The fuel of the future
Bio-diesel is expected to meet 20 per cent of India's diesel requirement
Bio-diesel ignites better and burns up to 70 per cent cleaner, has much better lubricating properties and extends engine life.
ACID TEST: The Managing Director of DaimlerChrysler, Hubert (left), and the Indian coordinator, K. Ghosh, at Khardung-la in Kashmir during the test run of bio-diesel cars.
EVER SINCE the oil crisis of the mid-Seventies shook up the entire world, most developed countries as well as leading car manufacturers had thought of producing alternative fuels that could keep the wheels moving. If the most important ingredient that propels the automobile is in jeopardy then who in the world is going to buy an automobile? This was the question that came up before automobile manufacturers and while some of them were pessimistic the others were left to the fait accompli. However, there were the dedicated ones who started doing their home work a bit more seriously and came up with various alternatives such as ethanol, methanol, Liquefied gases, compressed natural gas, hydrogen, electricity, fuel cells and many others that are still being tested by scientists and car manufacturers of the world. Till date no fuel other than the two fossil fuels petrol and diesel has been found that is equally well suited for the conventional internal combustion engine. It is also convenient and efficient to make the engines run at peak performance and yet keep a sort of balance with the ecology without additives and catalysts at the final stage of the exhaust gas.
After a decade of research DaimlerChrysler in collaboration with the University of Hohenheim in Germany and the Central Salt and Marine Chemicals Research Institute in India headed by Pushpito K. Ghosh have come out with a near normal bio-diesel alternative to the conventional diesel. This fuel comes from a small nut like fruit of a fully grown bush about eight feet tall. The "jatropha'' takes about two years to mature. The nut is taken apart and the seeds are crushed in a sort of oil a `modern' village `kohlu' (oil expeller). The oil from the seeds is then processed and refined and this is the bio-diesel.
In India the bio-diesel project has been running in the semi-arid and non-productive lands of Gujarat and Orissa for more than three years now under the guidance of CSMCRI.
When in full swing, this scheme will prove to be a boon to millions of poor farmers in semi and totally arid areas. The jatropha crop grown on such farmlands will not hamper the usual cropping pattern, on the other hand it can provide additional income to the farmers. Of the estimated 130 million hectares of wasteland in India about 33 million are still available for reclamation through tree plantation, according to Planning Commission figures.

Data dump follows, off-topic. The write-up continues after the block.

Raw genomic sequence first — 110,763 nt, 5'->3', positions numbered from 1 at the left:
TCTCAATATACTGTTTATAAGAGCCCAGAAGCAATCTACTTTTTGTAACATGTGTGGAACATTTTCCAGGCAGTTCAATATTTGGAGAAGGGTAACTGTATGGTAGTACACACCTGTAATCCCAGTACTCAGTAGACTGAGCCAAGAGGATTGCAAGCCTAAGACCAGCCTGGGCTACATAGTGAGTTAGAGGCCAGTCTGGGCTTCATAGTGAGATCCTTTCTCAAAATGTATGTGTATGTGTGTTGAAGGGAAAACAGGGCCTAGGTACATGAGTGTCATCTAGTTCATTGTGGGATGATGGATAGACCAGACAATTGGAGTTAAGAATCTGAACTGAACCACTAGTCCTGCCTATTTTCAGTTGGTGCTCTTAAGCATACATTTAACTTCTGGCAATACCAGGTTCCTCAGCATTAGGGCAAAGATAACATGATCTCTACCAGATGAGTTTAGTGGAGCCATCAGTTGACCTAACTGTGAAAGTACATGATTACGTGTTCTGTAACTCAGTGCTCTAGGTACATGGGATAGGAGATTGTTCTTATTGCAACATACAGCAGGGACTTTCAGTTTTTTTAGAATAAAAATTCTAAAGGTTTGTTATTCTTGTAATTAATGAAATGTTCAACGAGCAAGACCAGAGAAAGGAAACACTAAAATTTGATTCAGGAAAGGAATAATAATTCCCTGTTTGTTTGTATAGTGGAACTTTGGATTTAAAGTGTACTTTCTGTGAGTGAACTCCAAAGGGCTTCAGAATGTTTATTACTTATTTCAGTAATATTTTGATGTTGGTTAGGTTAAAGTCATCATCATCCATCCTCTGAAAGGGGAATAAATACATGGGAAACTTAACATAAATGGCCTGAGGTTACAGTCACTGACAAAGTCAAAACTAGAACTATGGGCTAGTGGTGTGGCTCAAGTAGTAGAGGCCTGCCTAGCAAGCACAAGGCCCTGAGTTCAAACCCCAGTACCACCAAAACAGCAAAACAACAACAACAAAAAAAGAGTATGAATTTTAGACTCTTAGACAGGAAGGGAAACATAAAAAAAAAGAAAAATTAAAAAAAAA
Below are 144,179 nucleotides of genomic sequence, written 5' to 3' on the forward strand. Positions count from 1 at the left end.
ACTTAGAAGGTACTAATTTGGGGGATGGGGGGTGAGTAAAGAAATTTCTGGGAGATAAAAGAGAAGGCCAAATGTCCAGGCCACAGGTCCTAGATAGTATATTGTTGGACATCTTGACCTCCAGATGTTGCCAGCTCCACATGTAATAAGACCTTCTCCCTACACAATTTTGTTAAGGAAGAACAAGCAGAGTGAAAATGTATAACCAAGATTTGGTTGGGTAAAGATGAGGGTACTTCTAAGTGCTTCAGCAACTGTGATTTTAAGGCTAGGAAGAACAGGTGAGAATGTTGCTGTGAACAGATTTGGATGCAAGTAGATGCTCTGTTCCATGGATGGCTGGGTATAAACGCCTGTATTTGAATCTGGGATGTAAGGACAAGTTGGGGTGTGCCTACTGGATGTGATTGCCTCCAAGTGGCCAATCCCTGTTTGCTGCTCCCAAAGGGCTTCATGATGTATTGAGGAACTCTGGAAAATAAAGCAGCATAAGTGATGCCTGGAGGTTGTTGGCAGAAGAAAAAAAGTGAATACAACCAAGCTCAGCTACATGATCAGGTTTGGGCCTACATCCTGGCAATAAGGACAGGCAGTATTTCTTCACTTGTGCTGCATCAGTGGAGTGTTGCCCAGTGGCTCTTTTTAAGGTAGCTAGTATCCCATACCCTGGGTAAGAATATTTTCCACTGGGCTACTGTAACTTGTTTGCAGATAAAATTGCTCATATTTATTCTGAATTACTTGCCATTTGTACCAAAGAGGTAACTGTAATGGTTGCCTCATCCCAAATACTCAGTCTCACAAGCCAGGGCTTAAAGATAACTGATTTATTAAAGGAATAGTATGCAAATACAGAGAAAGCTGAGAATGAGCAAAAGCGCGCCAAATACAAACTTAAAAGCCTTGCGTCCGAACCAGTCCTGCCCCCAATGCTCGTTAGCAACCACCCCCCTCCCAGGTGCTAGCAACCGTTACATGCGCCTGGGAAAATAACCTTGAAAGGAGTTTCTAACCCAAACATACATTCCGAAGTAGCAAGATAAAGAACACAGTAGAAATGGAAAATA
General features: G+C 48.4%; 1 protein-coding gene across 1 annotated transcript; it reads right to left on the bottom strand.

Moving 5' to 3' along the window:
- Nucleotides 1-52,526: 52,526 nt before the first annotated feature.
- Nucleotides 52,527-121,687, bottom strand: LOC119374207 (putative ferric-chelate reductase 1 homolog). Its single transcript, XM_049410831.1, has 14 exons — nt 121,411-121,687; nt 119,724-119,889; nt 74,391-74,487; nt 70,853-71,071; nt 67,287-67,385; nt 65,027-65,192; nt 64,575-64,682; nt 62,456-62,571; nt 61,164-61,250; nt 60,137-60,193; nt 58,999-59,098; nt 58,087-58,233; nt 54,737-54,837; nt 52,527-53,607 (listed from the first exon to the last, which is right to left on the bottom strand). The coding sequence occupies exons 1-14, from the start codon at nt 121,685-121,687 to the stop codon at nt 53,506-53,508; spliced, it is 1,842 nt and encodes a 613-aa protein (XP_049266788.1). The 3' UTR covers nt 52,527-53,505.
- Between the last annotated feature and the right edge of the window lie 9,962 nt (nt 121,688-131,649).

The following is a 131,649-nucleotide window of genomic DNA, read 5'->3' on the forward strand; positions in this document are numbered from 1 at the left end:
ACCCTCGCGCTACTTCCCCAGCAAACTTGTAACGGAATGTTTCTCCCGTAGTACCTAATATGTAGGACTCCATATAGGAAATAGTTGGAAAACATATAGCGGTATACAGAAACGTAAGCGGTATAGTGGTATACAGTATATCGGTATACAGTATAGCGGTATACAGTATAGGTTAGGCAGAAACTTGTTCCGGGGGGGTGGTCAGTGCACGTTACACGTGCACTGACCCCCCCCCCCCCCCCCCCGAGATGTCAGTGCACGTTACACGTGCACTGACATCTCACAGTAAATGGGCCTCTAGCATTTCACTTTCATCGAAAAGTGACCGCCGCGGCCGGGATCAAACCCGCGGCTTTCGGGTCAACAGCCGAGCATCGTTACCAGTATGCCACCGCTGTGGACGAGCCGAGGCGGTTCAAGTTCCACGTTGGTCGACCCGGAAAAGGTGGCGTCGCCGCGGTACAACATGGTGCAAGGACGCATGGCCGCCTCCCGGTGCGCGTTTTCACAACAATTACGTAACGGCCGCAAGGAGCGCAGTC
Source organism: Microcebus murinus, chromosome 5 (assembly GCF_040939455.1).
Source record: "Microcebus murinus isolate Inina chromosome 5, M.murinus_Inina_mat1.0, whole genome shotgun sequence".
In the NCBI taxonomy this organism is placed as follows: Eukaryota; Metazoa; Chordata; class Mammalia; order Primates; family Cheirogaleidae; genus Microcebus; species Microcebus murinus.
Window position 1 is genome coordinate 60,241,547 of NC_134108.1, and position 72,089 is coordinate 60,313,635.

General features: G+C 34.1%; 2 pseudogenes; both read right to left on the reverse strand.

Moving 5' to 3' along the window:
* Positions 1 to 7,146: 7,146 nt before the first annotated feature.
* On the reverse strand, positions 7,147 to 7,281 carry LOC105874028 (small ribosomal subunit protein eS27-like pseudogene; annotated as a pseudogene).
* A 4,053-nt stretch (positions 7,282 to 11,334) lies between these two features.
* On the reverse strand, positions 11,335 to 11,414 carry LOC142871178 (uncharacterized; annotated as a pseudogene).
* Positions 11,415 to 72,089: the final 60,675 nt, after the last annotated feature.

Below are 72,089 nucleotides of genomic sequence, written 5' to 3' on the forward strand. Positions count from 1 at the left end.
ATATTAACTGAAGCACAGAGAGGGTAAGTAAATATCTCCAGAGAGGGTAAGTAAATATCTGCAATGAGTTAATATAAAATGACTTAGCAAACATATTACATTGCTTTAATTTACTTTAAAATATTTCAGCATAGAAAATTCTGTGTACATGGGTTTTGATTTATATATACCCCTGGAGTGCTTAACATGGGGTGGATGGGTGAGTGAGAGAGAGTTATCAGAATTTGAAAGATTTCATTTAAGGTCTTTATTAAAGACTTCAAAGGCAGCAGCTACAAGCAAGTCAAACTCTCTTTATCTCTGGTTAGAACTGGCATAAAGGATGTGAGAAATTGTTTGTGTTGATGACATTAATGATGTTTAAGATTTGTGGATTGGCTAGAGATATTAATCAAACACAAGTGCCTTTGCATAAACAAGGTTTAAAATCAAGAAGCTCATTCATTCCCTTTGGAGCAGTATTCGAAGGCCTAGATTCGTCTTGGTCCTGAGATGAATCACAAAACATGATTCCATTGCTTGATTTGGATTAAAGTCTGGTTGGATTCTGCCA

The `test-phase of the bio-diesel project has involved running an unmodified C-class Mercedes-Benz on bio diesel for over 25,000 kilometres till date and the `acid test' was to run successfully three such vehicles (two `C' class and one seven seater Viano van) from the Pune works of DaimlerChrysler to the world's highest motorable road at 18,380 feet above sea level at Khardung-la in Kashmir through the frozen and highest desert in the world.
These tests have demonstrated the viability of bio-diesel as a suitable alternative to conventional fuels, especially in the Indian context. Through this trial run CSMCRI and DaimlerChrysler are now making improvements in its emission properties and removing anti freezing glitches. The road test is expected to offer valuable findings with respect to the characteristics of bio-diesel under demanding terrain and weather conditions. The fuel has been found to have better `cetane' rating that improves engine performance by 20 per cent over the conventional diesel and can be used in any diesel fired engine even in the most primitive diesel engine with no pre-heater for starting, a tractor or power generating diesel generating set. Bio-diesel ignites better and burns up to 70 per cent cleaner, has much better lubricating properties, extends engine life.
It has been recorded in Germany that a truck ran more than 1.25 million kilometres on bio-diesel before it was opened for an overhaul. It reduces substantially toxic emissions, and being plant based, does not add C02 to the atmosphere. The ozone depleting potential of the exhaust gases is less than half that of its fossil counterpart. Bio-diesel can be produced from any fat of vegetable or waste oil and can be easily stored and transported as its flash point is 157 against 54 of conventional diesel. Its cost after allowing for the value of all byproducts works out to Rs. 27 a litre before taxes. (Oxygen supplied to the global atmosphere is an added benefit).
It is forecast that by 2020 bio-diesel will be able to meet up to 20 per cent of India's diesel consumption. This is a very optimistic outlook indeed.
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